“I wonder if you would mind looking at this drawing?” she asked, unrolling the police-style sketch Lefty had made last night and flattening it out on the receptionist’s desk.
”Do you happen to recognize this man as one of Dr. Baird’s patients?”
“Yes,” she said.
“Is he a small man, on the younger side?”
“Yes,” she said.
“Do you have an address for him?”
“No, Dr. Baird said he was a special case, and he would be handling all the billing and correspondence himself. He never gave me the file,” she said, waving a hand at the filing cabinets.
“All right, thanks,” said Bettina, rolling up the drawing. “You’ve been a big help.”
“What’s going on?” asked the receptionist.
Bettina had the office door half open. There was a man lounging near the elevators, as though he was minding somebody else’s business. She let go of the door and stepped back into the office. She knew a second-string goombah when she saw one.
“Dr. Baird isn’t going to be in today, or any time soon. He’s going to be moving on in few days, maybe out of state, maybe out of the country. If I was smart girl, I would get out of Dodge. I would lock up and leave the minute I’m gone. I would also take that drawing with me,” she said, pointing to what she was sure was a drawing by Jackson Pollack.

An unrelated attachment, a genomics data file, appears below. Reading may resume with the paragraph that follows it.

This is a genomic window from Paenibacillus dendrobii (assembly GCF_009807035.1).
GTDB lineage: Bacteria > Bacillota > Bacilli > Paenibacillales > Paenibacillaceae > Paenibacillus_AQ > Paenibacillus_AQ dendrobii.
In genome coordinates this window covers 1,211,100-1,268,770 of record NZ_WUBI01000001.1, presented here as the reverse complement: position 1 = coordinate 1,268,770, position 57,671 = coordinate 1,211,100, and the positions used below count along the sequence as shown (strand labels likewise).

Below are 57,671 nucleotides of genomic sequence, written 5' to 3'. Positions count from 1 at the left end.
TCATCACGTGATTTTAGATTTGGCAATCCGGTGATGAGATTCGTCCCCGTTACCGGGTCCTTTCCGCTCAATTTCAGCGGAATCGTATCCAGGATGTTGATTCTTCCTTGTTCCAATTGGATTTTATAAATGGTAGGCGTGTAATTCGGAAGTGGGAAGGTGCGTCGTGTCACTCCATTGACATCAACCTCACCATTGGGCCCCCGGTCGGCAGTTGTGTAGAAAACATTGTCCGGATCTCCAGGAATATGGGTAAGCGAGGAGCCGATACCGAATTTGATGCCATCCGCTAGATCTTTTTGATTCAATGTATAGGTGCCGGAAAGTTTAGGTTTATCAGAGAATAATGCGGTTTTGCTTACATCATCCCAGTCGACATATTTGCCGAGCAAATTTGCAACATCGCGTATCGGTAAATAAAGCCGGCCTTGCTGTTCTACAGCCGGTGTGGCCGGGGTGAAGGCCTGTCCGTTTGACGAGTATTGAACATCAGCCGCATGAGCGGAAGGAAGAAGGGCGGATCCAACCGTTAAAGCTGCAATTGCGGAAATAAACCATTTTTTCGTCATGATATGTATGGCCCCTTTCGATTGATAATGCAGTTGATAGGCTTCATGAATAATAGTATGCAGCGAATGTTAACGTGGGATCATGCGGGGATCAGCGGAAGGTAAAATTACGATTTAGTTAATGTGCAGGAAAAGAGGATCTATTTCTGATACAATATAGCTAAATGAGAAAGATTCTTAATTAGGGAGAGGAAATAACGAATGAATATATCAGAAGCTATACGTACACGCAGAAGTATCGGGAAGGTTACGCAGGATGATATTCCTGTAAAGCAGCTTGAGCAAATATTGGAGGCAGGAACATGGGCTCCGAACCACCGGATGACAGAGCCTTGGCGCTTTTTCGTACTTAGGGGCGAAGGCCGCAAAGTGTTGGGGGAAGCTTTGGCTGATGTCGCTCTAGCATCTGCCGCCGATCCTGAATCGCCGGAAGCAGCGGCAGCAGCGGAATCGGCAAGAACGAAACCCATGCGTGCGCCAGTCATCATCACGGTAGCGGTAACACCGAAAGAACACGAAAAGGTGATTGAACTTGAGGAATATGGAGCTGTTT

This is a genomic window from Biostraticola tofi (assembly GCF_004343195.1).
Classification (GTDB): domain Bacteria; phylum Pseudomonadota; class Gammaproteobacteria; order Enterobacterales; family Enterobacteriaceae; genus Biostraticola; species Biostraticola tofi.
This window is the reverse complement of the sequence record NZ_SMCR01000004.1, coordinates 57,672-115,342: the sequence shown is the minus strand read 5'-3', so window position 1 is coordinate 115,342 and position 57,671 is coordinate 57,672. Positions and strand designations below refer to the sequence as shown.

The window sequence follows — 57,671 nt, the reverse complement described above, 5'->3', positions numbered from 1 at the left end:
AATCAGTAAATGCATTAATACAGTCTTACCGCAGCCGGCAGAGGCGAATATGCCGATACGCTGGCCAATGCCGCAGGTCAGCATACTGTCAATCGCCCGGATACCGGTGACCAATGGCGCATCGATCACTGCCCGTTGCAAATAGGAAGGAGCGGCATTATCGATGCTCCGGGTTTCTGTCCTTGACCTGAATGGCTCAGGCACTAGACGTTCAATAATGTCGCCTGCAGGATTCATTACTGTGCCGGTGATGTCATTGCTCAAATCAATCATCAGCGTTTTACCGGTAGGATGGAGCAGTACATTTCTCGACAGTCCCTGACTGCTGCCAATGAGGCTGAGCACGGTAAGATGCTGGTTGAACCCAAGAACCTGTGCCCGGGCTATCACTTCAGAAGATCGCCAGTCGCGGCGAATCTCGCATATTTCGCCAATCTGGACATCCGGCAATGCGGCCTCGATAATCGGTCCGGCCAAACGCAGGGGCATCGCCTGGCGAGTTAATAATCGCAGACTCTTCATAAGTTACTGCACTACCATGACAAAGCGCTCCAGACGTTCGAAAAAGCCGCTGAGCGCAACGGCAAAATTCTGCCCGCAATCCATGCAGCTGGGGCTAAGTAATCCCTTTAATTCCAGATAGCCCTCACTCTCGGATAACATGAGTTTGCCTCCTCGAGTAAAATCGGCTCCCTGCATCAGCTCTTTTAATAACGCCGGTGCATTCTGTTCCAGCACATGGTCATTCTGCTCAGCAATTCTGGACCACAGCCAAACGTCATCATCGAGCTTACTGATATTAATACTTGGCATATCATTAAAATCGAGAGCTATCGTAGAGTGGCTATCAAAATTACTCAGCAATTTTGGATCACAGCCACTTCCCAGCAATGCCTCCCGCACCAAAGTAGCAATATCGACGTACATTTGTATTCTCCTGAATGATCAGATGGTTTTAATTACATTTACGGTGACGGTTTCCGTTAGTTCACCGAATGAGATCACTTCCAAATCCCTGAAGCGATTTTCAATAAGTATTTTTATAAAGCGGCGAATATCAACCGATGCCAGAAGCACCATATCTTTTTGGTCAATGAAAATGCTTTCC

“It’s by an artist by the name of Jackson Pollack. He died a couple of months ago, so there won’t be anymore drawings by him, which means that one is a one-of-a-kind.”
“Oh, I see,” said the receptionist.
“One last thing, after I’m gone, and you’ve locked up, take the fire exit.”
“Why should I do that?”
“For your health.”
“Oh,” said the receptionist.
“Be quiet about it, too.”
She watched Bettina walk to the elevator and watched a young man with a toothpick in his mouth get in with her. The elevator went down. She stood up from her chair. She rifled the office for anything on paper that referred to her, stuffed it all into her handbag, and took the drawing off the wall. She replaced it with a framed certificate Dr. Baird no longer displayed. She scooped up all the petty cash. She walked out with the Jackson Pollack, carrying it partly hidden between several New Yorker magazines, shutting off the lights, locking the office door, and leaving the building by the fire stairs.
When she got outside, she walked some blocks and boarded the first passing bus. She sat down behind the driver. No one got on at the same time, or at the next stop. She didn’t get off until the bus reached the end of the line and she waited to be the last passenger off. It was only when she was on a bus going back the same way that she relaxed, letting out long slow breaths.